Although there was a definite interest and a developing need for integration, it became apparent that no one company could integrate with every company out there. "There was no one market-maker that could accomplish what many marketplaces could do together," adds Walker.
As several e-commerce companies were beginning to realize that they needed to work together, Steve Halberg, president of Parsec Corp., was coming to the realization that his customers were going to want and need to be integrated with e-commerce companies. "This industry is very dynamic right now and there are companies jumping into it all the time. It just looked like an absolute nightmare to me," he remembers.
In an attempt to wake up from that nightmare, Halberg contacted remaining MIS companies to see if there would be any interest in developing an integration standard along with the e-commerce companies. The result of Halberg's phone calls was a meeting in Burlingame, CA, this past June. "It's really amazing when you think about it. We're talking about a group of companies that, before PrintTalk, would not have said hello to each other on the street," contends Mekis. "In the confines of the PrintTalk meeting, there was a clear and common need from customers on both the e-commerce side and the print management side to come together. We asked all these competitors to leave their egos and their weapons at the door—and they did."
PrintTalk was formed out of that initial meeting and NPES, with previous experience as secretariat for both ANSI and CGATS standards organizations, was also brought on to act as a secretariat for the group.
While PrintTalk and printCafe have the same goal—to integrate the entire printing process, from creation to fulfillment—PrintTalk and printCafe go about their respective missions in very different ways. printCafe chose to form a company with applications that span the buyer to printer arena, while PrintTalk chose to create a non-profit organization to develop transaction sets to be used to exchange data.
printCafe is a privately held company, which is focused first and foremost on integrating its management systems with printCafe's Web-based marketplace. Printers who extend their printCafe business management systems to include Website capabilities receive a customer-branded, customer-configured site, developed and hosted by printCafe, which they can project out into the world and invite the print buyers that they work with to purchase printing using their site.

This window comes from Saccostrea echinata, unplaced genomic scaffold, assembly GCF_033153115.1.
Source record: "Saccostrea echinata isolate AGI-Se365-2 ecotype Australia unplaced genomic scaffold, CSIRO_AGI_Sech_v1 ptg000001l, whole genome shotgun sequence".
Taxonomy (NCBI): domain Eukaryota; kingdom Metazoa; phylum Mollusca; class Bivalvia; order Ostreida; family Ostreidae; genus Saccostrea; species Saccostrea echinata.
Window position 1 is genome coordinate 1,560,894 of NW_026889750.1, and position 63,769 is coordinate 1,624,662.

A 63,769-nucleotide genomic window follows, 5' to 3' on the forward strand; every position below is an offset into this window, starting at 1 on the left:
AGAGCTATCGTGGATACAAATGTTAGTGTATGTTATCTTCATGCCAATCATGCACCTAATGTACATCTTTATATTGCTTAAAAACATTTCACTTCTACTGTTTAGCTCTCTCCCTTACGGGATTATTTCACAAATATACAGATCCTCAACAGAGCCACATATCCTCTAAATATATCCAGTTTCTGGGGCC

Yet printCafe does realize that while printers may choose to adopt printCafe, print buyers may not. In response, printCafe announced the eProduction eCommerce eXchange (PCX) framework for integration. "PCX was announced with the intent to provide a means so that a printer who adopts our Website solution can communicate to any external buyer solution," Olin says.
Third-party e-commerce companies can also integrate into printCafe using the PCX process, which begins with a selection of industry standards for data exchange from industry groups like the GCA, CIP4 and also using Ariba's cXML. However, third parties must first go through a certification process, which is overseen by the Rochester Institute of Technology (RIT) to ensure the compatibility of the software for maximum performance, explains Olin. "All third parties must be certified, not just e-commerce companies." The decision to partner with RIT was a result of printCafe's experience in the EDI environment, where communication disputes arose from using multiple software vendors.
"There were often disputes between the two parties over making the communication happen seamlessly. There was a lot of finger pointing involved," he admits. "We needed to have an arbitration party that could test and validate that the communication was set up and working between the parties. We saw RIT as an organization within the industry that was beyond reproach, which could certify the communications so that our customers could feel secure that the connectivity was set up correctly."